· 2 min read · Features

From barista to BA: how apprenticeships are working for Starbucks

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Starbucks has reversed an apprenticeship attrition rate of 70% to create a highly successful scheme

Some people may not think that an apprenticeship at a coffee shop is a meaningful career pathway. And it is true that in the retail space apprenticeships can be given less attention, and be seen as less valuable.

At Starbucks we are passionate about showcasing the true potential of apprenticeships and want to bust the myth that a vocational route is not as credible as pursuing higher education. Our apprenticeship programme has been running since 2012 and we now employ more than 1,000 apprentices.

Last year we received 6,000 applications for 250 places; 20% of that intake are now store managers, responsible for a team of around fifteen people and demonstrating a range of business and management skills.

Our apprenticeship programme has had a very positive impact on our retention rate, which is now at 80%. We’ve found if we can keep apprentices beyond the first three months of their tenure they stay for considerably longer than the average.

But it wasn’t always like that. When we first started the programme we found that our first cohort was nowhere close to being work ready. They joined, didn’t like what they saw, and left… quickly. Our attrition rate on the programme in the early days was 70%, so we realised that we needed to invest and learn in order to succeed.

On a day-to-day basis our apprentices receive support and guidance from their store manager, their shift buddy, their barista trainer and their own personal assessor coach. These multiple layers of guidance help to instil confidence and encourage our apprentices to reach their full potential. Whatever path they choose to pursue in life, they have acquired valuable skills on the job and built confidence, proving that apprenticeships can be a genuine alternative to academic study and a path to a career in retail.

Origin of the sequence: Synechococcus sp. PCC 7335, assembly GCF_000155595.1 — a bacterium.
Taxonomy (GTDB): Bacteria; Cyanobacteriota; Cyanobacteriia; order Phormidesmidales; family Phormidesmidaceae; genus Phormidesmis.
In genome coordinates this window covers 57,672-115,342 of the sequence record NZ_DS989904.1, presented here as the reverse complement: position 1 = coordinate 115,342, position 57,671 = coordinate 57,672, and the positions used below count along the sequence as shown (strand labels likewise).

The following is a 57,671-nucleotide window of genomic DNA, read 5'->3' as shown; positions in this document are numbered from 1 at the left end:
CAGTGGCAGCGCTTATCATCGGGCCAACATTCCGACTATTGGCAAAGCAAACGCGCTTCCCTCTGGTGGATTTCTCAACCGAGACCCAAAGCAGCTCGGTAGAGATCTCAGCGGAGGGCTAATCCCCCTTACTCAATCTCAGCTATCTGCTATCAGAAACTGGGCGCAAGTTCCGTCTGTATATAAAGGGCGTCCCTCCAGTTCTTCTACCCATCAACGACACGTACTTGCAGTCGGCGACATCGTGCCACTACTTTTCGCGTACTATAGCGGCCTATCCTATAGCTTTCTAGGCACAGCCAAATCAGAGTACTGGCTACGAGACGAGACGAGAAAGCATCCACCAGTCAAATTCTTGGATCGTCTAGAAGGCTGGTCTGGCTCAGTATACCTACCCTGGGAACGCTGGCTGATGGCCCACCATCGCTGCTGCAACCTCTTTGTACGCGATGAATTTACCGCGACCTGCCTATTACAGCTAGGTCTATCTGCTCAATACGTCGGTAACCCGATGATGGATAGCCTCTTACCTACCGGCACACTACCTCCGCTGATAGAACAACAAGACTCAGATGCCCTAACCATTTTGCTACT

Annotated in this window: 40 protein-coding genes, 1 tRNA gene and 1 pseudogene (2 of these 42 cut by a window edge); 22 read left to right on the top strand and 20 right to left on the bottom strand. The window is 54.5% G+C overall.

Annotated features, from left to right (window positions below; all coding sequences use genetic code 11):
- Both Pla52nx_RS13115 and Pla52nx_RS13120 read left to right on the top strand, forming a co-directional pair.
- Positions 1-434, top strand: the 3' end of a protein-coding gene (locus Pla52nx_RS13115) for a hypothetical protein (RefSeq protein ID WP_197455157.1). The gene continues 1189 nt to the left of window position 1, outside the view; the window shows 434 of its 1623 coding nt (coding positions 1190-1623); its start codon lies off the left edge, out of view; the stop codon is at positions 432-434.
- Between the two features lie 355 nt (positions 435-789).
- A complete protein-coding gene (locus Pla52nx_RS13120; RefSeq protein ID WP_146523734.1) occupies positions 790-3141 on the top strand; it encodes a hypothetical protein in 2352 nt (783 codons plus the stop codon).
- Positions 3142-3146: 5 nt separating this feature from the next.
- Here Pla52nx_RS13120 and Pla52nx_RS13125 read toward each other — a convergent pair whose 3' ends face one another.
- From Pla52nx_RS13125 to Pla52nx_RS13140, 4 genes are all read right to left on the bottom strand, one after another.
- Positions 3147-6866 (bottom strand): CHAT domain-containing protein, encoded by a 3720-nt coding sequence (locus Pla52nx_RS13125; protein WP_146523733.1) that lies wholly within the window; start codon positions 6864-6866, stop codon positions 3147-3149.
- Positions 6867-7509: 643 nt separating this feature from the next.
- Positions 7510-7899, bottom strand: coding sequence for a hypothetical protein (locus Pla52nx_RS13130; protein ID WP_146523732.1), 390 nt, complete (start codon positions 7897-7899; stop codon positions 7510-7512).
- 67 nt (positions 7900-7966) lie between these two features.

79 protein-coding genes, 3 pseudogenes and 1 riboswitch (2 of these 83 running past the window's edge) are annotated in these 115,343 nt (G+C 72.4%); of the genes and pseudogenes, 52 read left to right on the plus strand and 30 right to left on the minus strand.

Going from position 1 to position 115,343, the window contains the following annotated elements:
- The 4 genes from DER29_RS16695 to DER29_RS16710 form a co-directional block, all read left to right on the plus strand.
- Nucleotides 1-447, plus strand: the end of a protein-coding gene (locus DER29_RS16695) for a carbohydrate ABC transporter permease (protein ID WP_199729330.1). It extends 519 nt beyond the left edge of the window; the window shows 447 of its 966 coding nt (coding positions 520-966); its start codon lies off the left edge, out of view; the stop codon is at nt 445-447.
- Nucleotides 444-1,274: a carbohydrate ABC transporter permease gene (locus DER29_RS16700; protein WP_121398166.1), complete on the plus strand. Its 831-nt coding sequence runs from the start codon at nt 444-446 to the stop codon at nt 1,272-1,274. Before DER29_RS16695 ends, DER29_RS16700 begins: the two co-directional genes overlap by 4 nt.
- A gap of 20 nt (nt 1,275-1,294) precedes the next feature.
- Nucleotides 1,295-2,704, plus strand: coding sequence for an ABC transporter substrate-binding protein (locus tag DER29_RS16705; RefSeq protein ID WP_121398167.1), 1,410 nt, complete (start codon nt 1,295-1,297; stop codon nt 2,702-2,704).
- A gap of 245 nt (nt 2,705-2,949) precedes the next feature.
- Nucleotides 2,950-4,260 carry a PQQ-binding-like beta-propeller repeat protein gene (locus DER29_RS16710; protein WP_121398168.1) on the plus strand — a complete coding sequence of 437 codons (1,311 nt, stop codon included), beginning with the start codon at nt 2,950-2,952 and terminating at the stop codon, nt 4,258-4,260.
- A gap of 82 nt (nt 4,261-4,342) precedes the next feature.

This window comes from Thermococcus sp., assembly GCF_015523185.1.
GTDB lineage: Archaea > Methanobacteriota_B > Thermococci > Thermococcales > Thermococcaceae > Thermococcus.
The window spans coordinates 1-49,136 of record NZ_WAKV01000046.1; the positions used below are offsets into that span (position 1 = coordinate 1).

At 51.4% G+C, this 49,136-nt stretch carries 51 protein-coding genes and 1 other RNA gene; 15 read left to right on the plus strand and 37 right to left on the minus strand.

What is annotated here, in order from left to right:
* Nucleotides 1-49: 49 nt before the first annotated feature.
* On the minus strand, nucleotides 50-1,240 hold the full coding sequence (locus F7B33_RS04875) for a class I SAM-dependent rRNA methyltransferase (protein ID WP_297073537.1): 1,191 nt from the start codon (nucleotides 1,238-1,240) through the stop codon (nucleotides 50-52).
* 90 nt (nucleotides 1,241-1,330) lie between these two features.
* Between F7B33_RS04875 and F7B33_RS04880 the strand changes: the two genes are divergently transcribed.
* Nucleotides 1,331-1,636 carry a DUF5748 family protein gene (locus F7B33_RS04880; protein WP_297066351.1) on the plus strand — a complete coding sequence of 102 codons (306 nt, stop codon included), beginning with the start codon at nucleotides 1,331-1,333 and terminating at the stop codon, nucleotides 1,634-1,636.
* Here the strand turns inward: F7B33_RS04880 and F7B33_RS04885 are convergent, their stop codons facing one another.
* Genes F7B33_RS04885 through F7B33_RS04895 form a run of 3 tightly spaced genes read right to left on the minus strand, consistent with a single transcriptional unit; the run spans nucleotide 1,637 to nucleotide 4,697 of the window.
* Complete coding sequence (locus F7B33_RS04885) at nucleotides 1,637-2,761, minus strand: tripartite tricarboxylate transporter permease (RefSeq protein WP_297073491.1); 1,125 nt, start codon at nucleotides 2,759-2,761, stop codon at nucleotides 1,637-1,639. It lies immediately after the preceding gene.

We're so passionate about our apprenticeship programme that we are expanding and extending it to include higher education and degree-level apprenticeships at level four, five and six, and have pledged to deliver 1,000 new apprentice places over the next four years. This will enable our employees to undertake a full degree in management and leadership as they work with us, going from barista to bachelor of science, fully supported by the business.We’ll also be opening up our European HQ to apprentices, providing apprenticeship opportunities in HR, project management, accountancy, communications and digital.

The new extended apprenticeship programme is the first of its kind for Starbucks worldwide, and is now starting to benefit all our employees. We’re building content for apprentices that has applications right across the business; we're creating a suite of e-learning opportunities in Maths, English and languages, as well as in financial literacy. We'll also be implementing an internship programme in our head offices so that partners can experience other roles at the corporate level.

In order to encourage young people and widen their opportunities it is important that businesses continue to work harder on raising awareness about the careers available and the different pathways into work. Every organisation has a responsibility to help young people enhance their employability. Our ambition is to encourage our staff to have the confidence to be themselves at work and offer them every opportunity to succeed and progress in their career.

Carol Muldoon is vice president of partner resources for Starbucks EMEA